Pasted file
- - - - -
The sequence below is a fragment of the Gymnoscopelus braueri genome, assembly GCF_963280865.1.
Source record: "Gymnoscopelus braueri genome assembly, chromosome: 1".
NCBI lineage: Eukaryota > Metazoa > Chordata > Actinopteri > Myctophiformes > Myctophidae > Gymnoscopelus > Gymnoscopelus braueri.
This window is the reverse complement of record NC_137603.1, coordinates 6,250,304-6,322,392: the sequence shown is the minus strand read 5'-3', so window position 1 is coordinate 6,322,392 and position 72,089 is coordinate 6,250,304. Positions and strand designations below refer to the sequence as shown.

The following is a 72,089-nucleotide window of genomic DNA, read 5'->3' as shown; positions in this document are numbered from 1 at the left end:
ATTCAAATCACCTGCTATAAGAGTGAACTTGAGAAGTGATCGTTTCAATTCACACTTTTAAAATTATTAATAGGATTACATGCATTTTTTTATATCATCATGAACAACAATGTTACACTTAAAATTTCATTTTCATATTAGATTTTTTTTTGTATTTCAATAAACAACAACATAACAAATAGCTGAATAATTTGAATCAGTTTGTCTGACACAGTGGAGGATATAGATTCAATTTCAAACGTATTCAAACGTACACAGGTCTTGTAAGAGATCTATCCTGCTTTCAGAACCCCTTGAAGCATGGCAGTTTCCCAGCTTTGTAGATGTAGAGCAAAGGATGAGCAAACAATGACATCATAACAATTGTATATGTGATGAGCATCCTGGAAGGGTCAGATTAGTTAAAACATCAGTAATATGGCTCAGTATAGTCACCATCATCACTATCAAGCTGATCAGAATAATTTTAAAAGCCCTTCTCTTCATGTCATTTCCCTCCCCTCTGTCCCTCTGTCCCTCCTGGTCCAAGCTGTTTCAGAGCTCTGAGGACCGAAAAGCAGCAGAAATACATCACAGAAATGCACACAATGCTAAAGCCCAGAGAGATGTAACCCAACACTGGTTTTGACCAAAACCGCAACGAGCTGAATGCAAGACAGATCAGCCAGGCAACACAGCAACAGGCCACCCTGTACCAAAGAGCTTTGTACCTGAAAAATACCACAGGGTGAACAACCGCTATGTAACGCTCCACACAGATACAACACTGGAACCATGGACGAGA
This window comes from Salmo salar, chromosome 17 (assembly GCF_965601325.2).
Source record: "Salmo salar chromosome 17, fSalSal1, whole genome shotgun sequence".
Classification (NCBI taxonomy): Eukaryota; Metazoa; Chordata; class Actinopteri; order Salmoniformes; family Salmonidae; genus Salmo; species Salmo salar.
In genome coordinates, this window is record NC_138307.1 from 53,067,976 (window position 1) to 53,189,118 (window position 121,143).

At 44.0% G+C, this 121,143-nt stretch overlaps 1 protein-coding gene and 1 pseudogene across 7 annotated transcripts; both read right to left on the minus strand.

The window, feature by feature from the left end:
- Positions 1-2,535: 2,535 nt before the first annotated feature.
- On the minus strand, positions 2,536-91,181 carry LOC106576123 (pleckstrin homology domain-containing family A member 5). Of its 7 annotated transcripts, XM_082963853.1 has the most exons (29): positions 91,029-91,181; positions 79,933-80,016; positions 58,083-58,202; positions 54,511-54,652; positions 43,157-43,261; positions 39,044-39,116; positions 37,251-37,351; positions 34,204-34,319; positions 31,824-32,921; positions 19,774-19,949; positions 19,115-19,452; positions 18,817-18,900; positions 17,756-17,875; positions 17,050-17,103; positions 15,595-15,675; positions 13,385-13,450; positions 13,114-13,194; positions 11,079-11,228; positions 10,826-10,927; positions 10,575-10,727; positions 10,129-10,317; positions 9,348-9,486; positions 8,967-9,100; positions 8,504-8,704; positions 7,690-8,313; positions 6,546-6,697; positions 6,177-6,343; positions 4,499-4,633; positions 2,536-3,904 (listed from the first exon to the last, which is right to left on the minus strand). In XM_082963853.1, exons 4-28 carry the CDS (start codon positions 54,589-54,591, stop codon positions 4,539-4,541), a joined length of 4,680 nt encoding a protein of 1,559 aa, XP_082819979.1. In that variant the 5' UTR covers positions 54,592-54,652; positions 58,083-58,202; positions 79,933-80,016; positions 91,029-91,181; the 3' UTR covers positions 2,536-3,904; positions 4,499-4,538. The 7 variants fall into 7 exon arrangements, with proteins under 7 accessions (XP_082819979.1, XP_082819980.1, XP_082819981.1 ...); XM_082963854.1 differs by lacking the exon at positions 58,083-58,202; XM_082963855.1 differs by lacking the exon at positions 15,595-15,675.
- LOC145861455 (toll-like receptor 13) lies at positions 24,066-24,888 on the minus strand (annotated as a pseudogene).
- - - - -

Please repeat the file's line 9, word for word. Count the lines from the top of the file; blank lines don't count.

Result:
Classification (NCBI taxonomy): Eukaryota; Metazoa; Chordata; class Actinopteri; order Salmoniformes; family Salmonidae; genus Salmo; species Salmo salar.